Green's law


Propagation of shoaling long waves, showing the variation of wavelength and wave height with decreasing water depth.

In fluid dynamics, Green's law, named for 19th-century British mathematician George Green, is a conservation law describing the evolution of non-breaking, surface gravity waves propagating in shallow water of gradually varying depth and width. In its simplest form, for wavefronts and depth contours parallel to each other (and the coast), it states:


where and are the wave heights at two different locations – 1 and 2 respectively – where the wave passes, and and are the mean water depths at the same two locations.

Green's law is often used in coastal engineering for the modelling of long shoaling waves on a beach, with "long" meaning wavelengths in excess of about twenty times the mean water depth.[1] Tsunamis shoal (change their height) in accordance with this law, as they propagate – governed by refraction and diffraction – through the ocean and up the continental shelf. Very close to (and running up) the coast, nonlinear effects become important and Green's law no longer applies.[2][3]


Convergence of wave rays (reduction of width ) at Mavericks, California, producing high surfing waves. The red lines are the wave rays; the blue lines are the wavefronts. The distances between neighboring wave rays vary towards the coast because of refraction by bathymetry (depth variations). The distance between wavefronts reduces towards the coast because of wave shoaling (decreasing depth ).

According to this law, which is based on linearized shallow water equations, the spatial variations of the wave height (twice the amplitude for sine waves, equal to the amplitude for a solitary wave) for travelling waves in water of mean depth and width (in case of an open channel) satisfy[4][5]

where is the fourth root of Consequently, when considering two cross sections of an open channel, labeled 1 and 2, the wave height in section 2 is:

with the subscripts 1 and 2 denoting quantities in the associated cross section. So, when the depth has decreased by a factor sixteen, the waves become twice as high. And the wave height doubles after the channel width has gradually been reduced by a factor four. For wave propagation perpendicular towards a straight coast with depth contours parallel to the coastline, take a constant, say 1 metre or yard.

For refracting long waves in the ocean or near the coast, the width can be interpreted as the distance between wave rays. The rays (and the changes in spacing between them) follow from the geometrical optics approximation to the linear wave propagation.[6] In case of straight parallel depth contours this simplifies to the use of Snell's law.[7]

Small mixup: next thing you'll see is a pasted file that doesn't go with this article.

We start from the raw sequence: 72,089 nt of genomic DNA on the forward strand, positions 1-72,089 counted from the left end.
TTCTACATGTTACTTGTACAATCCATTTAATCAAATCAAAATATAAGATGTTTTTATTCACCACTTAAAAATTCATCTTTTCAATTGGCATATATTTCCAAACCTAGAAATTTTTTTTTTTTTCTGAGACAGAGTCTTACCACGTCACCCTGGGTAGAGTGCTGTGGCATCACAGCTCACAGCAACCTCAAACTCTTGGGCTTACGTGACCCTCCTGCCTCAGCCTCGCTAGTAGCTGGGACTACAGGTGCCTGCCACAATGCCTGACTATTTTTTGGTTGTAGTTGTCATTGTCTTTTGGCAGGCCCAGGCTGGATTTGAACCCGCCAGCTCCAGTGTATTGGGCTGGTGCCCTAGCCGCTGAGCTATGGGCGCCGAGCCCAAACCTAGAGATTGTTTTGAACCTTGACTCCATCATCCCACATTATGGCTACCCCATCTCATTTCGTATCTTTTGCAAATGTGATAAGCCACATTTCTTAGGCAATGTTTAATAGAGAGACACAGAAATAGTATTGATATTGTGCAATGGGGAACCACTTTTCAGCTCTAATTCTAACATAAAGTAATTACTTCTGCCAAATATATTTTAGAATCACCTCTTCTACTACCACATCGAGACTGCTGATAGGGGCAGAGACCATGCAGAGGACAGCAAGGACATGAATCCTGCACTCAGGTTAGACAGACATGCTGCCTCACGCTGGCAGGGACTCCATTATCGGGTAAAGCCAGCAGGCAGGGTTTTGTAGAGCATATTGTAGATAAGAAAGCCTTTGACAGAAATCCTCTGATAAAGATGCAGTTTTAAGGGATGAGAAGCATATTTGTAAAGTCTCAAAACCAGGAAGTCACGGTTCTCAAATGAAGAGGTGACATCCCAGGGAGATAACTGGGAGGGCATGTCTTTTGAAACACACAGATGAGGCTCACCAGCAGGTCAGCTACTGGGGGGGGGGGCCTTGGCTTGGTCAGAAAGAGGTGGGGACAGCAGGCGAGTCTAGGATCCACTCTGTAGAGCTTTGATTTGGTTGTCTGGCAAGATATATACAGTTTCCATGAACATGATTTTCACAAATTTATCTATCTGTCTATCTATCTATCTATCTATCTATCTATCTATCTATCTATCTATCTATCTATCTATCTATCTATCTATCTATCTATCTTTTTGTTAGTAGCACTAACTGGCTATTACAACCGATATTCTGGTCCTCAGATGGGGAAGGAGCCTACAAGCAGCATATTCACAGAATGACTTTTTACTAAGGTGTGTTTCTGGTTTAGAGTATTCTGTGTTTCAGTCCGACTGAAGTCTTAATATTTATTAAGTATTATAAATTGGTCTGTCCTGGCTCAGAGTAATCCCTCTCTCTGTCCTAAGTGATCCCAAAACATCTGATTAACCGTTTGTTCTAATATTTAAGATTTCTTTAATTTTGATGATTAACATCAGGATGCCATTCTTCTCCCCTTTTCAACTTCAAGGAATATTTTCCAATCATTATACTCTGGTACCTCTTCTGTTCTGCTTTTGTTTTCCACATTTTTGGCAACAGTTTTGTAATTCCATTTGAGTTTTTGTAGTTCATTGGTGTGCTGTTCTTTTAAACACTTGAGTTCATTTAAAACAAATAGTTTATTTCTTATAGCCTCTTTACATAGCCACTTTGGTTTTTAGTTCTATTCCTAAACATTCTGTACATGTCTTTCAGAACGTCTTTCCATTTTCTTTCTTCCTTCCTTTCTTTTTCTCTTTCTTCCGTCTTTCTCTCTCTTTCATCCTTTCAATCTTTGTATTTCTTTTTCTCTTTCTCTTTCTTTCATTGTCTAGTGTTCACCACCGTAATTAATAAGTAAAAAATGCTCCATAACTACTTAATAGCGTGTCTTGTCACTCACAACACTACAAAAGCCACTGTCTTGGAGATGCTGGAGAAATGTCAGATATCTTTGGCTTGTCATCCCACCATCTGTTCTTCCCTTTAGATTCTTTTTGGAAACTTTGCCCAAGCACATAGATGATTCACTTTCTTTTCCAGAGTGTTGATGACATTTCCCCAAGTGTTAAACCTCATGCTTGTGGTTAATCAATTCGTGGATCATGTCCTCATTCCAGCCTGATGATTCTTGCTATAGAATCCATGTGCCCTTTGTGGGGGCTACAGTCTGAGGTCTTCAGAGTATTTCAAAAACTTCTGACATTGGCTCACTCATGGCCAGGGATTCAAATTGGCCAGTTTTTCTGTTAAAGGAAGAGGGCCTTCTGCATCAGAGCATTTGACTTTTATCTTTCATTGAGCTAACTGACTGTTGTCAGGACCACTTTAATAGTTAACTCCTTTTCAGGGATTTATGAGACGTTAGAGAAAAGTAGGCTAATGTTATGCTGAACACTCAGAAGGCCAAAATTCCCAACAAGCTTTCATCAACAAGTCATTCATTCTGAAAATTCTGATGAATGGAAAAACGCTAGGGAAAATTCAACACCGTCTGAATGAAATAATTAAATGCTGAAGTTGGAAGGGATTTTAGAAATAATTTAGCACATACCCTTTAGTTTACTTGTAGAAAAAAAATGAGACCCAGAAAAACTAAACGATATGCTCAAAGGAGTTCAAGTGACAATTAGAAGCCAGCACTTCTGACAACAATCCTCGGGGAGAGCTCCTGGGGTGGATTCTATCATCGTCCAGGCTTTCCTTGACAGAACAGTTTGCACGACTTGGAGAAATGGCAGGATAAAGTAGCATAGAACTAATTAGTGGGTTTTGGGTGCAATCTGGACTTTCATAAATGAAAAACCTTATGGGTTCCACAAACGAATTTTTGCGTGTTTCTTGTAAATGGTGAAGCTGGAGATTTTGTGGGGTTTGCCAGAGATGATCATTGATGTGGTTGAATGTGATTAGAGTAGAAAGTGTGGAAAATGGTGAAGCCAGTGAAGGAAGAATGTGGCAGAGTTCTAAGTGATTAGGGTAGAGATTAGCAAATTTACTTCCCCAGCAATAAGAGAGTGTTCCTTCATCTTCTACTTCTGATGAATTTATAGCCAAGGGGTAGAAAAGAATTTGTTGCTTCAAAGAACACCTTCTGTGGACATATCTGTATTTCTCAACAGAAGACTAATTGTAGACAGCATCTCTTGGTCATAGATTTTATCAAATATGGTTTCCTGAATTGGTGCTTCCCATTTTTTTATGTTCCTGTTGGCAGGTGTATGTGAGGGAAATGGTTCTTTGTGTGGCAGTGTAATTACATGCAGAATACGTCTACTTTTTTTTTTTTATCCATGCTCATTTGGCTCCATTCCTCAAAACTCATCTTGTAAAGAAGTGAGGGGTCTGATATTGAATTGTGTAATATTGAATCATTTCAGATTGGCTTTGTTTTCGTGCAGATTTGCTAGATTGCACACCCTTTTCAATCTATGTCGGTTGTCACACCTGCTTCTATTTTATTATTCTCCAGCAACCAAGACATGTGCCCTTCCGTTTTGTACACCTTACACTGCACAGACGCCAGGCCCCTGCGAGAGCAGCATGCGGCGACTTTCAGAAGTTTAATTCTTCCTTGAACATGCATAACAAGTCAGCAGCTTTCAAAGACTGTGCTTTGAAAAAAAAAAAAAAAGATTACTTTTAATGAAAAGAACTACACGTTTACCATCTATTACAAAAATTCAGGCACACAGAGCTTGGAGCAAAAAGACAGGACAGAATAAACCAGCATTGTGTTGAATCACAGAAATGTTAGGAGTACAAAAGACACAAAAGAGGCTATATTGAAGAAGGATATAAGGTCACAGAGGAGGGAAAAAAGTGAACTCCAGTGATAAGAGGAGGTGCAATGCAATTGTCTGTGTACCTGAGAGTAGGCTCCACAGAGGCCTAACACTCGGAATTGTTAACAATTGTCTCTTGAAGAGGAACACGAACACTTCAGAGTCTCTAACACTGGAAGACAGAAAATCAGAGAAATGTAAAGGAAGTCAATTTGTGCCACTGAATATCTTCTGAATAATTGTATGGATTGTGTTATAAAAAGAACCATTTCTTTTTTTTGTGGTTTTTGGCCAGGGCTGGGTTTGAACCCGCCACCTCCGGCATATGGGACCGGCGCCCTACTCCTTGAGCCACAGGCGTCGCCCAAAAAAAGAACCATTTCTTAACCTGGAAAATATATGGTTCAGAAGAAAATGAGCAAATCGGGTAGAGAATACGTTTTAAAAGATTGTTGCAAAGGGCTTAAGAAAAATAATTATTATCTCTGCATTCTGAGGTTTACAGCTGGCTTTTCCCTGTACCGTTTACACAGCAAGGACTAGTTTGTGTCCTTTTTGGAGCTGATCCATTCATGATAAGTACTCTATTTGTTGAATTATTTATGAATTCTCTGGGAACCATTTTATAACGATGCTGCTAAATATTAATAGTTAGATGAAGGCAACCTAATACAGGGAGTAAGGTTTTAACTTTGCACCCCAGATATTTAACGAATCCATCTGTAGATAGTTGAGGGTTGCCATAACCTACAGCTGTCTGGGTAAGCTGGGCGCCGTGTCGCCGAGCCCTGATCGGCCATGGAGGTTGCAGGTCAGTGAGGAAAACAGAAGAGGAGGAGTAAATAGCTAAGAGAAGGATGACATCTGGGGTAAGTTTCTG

Green published his results in 1838,[8] based on a method – the Liouville–Green method – which would evolve into what is now known as the WKB approximation. Green's law also corresponds to constancy of the mean horizontal wave energy flux for long waves:[4][5]

where is the group speed (equal to the phase speed in shallow water), is the mean wave energy density integrated over depth and per unit of horizontal area, is the gravitational acceleration and is the water density.

Wavelength and period

Further, from Green's analysis, the wavelength of the wave shortens during shoaling into shallow water, with[4][8]

along a wave ray. The oscillation period (and therefore also the frequency) of shoaling waves does not change, according to Green's linear theory.


Green derived his shoaling law for water waves by use of what is now known as the Liouville–Green method, applicable to gradual variations in depth and width along the path of wave propagation.[9]


  1. ^ Dean & Dalrymple (1991, §3.4)
  2. ^ Synolakis & Skjelbreia (1993)
  3. ^ Synolakis (1991)
  4. ^ a b c Lamb (1993, §185)
  5. ^ a b Dean & Dalrymple (1991, §5.3)
  6. ^ Satake (2002)
  7. ^ Dean & Dalrymple (1991, §4.8.2)
  8. ^ a b c Green (1838)
  9. ^ The derivation presented below is according to the line of reasoning as used by Lamb (1993, §169 & §185).
  10. ^ Didenkulova, Pelinovsky & Soomere (2009)



  • Green, G. (1838), "On the motion of waves in a variable canal of small depth and width", Transactions of the Cambridge Philosophical Society, 6: 457–462, Bibcode:1838TCaPS...6..457G


  • Craik, A. D. D. (2004), "The origins of water wave theory", Annual Review of Fluid Mechanics, 36: 1–28, Bibcode:2004AnRFM..36....1C, doi:10.1146/annurev.fluid.36.050802.122118
  • Dean, R. G.; Dalrymple, R. A. (1991), Water wave mechanics for engineers and scientists, Advanced Series on Ocean Engineering, 2, World Scientific, ISBN 978-981-02-0420-4
  • Didenkulova, I.; Pelinovsky, E.; Soomere, T. (2009), "Long surface wave dynamics along a convex bottom", Journal of Geophysical Research, 114 (C7): C07006, 14 pp., arXiv:0804.4369, Bibcode:2009JGRC..114.7006D, doi:10.1029/2008JC005027
  • Lamb, H. (1993), Hydrodynamics (6th ed.), Dover, ISBN 0-486-60256-7
  • Satake, K. (2002), "28 – Tsunamis", in Lee, W. H. K.; Kanamori, H.; Jennings, P. C.; Kisslinger, C. (eds.), International Handbook of Earthquake and Engineering Seismology, International Geophysics, 81, Part A, Academic Press, pp. 437–451, ISBN 978-0-12-440652-0
  • Synolakis, C. E. (1991), "Tsunami runup on steep slopes: How good linear theory really is", Natural Hazards, 4 (2): 221–234, doi:10.1007/BF00162789
  • Synolakis, C. E.; Skjelbreia, J. E. (1993), "Evolution of maximum amplitude of solitary waves on plane beaches", Journal of Waterway, Port, Coastal, and Ocean Engineering, 119 (3): 323–342, doi:10.1061/(ASCE)0733-950X(1993)119:3(323)